Starting a large writing project like a dissertation chapter or seminar paper can be incredibly intimidating. We've got plenty of ideas and passion to spare! But staring at a blinking cursor on an empty page invites discouragement. Where do you start? You've probably been in that same situation-- wishing that some words could just appear.
The problem is that not all of us generate ideas (or write, for that matter) in the same way. When someone asks you for directions to a restaurant, do you think of a numbered list of steps, each following the last in a logical sequence? Or would you rather draw a map? Our research papers, conference presentations, and lab reports follow a linear hierarchy: one idea below another, like that list of directions written in sequence. The process of generating ideas within that hierarchy, however, is anything but linear.
If you struggle with getting started on a large writing project, you're not alone. Prewriting is a crucial step in the writing process, and it's important that we develop healthy and productive strategies for going from the blank page to the first draft. Drafting isn't a one-step process-- it's a process of thinking, of drafting, revising, and thinking again. Developing prewriting habits tuned to your specific needs can help you be creative, ideate with purpose, and build and maintain momentum.
Mind mapping (sometimes called "clustering") is a method of visually representing ideas and information. Start with just one idea in the center of the page, and then draw connections outward to other ideas as you think of them. The process is simple-- take whatever you're focusing on and build connections outward. The joy of visual brainstorming is that it enables you to freely reorganize your ideas as you think and gain perspective on your project as a whole. Did you find, upon some reflection, that your ideas on behavioral economics don't belong next to your notes on Champaign-Urbana geese sightings? Simply drag the geese to their own section and keep going.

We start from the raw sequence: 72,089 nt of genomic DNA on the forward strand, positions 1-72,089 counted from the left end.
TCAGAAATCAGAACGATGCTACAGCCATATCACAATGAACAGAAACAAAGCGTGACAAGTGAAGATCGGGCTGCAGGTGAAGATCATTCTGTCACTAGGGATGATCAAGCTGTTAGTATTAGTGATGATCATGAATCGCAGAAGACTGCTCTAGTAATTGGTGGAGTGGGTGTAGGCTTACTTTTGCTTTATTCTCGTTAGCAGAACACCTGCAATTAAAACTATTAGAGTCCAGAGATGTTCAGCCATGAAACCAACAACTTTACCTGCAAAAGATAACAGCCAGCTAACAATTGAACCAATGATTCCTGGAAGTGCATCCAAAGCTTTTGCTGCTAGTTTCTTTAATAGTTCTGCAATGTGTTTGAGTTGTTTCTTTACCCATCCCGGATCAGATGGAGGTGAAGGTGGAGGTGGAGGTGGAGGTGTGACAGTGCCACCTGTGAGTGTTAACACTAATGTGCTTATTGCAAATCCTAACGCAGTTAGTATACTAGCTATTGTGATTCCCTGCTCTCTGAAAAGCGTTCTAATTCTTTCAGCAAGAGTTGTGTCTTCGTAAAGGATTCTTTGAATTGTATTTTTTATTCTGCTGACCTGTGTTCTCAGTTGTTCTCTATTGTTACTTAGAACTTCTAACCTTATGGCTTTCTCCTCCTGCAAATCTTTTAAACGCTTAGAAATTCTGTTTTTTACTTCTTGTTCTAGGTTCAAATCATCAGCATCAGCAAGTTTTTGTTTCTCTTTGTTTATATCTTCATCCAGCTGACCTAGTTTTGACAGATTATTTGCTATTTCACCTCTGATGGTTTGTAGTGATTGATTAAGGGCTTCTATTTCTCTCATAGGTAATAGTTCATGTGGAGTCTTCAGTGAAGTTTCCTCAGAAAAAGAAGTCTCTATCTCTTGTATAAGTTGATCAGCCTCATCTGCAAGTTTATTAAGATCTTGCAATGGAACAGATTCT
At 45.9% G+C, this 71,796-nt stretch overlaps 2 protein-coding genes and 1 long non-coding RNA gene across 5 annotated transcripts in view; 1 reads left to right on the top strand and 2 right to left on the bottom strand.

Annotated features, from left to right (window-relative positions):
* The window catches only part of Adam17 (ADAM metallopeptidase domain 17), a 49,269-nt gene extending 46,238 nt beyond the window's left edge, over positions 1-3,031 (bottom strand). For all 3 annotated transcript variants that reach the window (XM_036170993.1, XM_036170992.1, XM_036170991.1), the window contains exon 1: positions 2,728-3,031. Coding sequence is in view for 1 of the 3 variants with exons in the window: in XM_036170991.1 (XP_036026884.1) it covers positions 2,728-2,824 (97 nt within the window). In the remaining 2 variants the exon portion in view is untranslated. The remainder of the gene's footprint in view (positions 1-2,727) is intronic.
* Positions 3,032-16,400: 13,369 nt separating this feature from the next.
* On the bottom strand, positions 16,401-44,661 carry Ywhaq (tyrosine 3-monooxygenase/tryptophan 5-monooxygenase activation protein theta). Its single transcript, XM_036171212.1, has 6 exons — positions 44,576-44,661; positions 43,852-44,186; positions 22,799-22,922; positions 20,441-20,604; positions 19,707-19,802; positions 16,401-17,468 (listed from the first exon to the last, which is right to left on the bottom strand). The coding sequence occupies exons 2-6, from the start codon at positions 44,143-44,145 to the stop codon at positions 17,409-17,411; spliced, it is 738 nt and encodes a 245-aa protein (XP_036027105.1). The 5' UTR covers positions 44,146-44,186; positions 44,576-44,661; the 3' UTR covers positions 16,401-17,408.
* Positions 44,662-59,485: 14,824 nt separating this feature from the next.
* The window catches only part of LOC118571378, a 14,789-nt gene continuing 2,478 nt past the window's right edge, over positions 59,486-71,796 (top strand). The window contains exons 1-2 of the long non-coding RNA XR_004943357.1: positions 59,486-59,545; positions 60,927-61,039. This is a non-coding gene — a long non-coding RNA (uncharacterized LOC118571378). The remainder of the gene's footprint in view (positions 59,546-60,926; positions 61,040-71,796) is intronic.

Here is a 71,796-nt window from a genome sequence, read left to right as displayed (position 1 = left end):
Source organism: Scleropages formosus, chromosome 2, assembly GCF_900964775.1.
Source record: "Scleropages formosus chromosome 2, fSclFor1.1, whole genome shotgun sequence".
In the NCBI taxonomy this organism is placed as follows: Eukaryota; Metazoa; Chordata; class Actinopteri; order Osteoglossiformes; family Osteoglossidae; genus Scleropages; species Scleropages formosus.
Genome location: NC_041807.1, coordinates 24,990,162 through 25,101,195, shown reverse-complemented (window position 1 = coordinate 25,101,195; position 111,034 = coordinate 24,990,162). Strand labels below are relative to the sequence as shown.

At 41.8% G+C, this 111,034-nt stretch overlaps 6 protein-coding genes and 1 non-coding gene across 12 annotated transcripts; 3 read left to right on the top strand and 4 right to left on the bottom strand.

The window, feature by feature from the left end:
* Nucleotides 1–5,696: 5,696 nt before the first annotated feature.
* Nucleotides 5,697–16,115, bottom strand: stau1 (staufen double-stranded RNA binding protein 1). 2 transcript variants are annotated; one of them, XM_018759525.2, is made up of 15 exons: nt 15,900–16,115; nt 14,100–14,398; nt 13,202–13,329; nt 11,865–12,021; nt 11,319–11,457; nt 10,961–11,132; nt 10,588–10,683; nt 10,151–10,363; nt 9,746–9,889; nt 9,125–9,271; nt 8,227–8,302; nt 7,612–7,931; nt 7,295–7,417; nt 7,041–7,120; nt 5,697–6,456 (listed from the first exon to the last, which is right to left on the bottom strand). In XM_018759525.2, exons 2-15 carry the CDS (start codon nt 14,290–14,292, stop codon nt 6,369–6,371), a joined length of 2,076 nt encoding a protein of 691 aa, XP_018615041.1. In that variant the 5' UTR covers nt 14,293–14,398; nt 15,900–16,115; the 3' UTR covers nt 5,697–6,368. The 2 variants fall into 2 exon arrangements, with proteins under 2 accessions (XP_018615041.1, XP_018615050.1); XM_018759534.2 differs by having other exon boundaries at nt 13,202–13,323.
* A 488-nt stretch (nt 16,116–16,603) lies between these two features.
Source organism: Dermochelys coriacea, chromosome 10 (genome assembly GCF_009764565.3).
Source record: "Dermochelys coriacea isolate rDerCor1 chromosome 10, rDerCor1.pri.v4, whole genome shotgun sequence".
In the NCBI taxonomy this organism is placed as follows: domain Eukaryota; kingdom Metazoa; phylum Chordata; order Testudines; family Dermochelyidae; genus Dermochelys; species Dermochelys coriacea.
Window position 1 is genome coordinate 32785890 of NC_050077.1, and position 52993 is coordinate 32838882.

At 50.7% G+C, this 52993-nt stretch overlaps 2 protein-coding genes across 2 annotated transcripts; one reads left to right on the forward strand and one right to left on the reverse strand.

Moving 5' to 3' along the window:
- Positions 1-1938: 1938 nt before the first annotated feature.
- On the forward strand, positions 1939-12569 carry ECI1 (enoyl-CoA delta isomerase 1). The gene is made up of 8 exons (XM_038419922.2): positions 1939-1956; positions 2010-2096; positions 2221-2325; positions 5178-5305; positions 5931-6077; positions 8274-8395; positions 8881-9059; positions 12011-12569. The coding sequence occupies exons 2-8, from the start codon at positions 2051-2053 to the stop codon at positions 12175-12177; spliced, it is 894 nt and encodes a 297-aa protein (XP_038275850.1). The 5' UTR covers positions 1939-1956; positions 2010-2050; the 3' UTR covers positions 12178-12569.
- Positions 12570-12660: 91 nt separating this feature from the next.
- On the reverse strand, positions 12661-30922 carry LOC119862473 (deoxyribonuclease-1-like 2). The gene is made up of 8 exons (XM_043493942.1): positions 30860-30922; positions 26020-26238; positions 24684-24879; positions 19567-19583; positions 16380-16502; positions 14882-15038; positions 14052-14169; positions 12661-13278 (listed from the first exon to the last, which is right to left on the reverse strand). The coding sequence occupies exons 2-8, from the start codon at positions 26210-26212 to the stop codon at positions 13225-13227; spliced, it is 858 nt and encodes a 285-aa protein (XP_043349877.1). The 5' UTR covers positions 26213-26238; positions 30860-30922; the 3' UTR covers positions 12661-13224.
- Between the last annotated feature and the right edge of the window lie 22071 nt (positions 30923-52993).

The key of mind mapping is that it allows a writer flexibility while discouraging us from thinking too much about the phrasing, layout, and sentence-level structure of our ideas. Once we're in the world of sentences (what Oscar Wilde called the "woulds and shoulds" of our writing), it can be hard to find our way back to that 10,000-foot view. If writing a paper is a kind of "linear thinking," then mind mapping is what author Tony Buzan calls "radiant thinking": shifting our one-dimensional understanding into two helps us see the connections between our ideas.
As you start mapping your ideas on the canvas, however, it spurs other ideas, and you think of things that you wouldn't have thought of before that perspective shift. Your brain will make connections that you might not have seen otherwise. Thinking through your problems visually can be very helpful-- especially if you face frustration when working with a linear outline.
Below are three reasons why you might consider trying out a mind map-- along with some tips for software and ideas for getting started!
Think Creatively About Your Project
The best thing about mind maps is that yours doesn't have to look like anyone else's. Try putting a personal spin on your diagrams with colors, shapes, and images! Free software like MindNode (for Mac) can automatically arrange your clusters if you're looking for a hands-off approach, and the many beautiful mind map templates on Canva are a great place to start if you're artistically inclined. I love to watch the beginning connections of a brainstorming session grow over time into a great interconnected web of concepts, fragments, and texts reflecting my ideas and arguments.
A changed relationship with time is another important benefit of mind mapping. Mind mapping lowers the barrier between you and your ideas, encouraging you to start early and reflect. Decreasing the pressure to get everything right on the first try helps us resist judging our ideas as well. If you find you struggle with perfectionism when it comes time to write an important draft, try thinking visually. When you're working with a mind map, you don't have to know how anything connects... yet.
Embracing Iterative Thinking
Embracing the ability to look at your ideas from multiple angles also helps us escape the pull of linear thinking. Mind mapping encourages us to explore by putting ideas into conversation with each other on a canvas. That conversation continues even after we've stopped looking at the mind map. As ideas come to us and we continue to develop arguments or concepts, we can return to the canvas to rearrange elements, revisit our structure, and reenter that conversation with the work. Like a painter working in layers over gesso, mind maps encourage us to layer the writing process, returning again and again to reflect and improve our thinking. Taking the time time to step back for a break enables us to see the whole canvas of our project and gain a fresh perspective on our writing habits.
John Moist is the Communications Specialist for the Graduate College. He holds degrees from Mount Aloysius College, Baylor University, and the University of Illinois. In his spare time he enjoys making music, playing board games, drinking espresso, and watching movies. He lives in Champaign, Illinois with his wife Kaitlyn and their cat Mildred.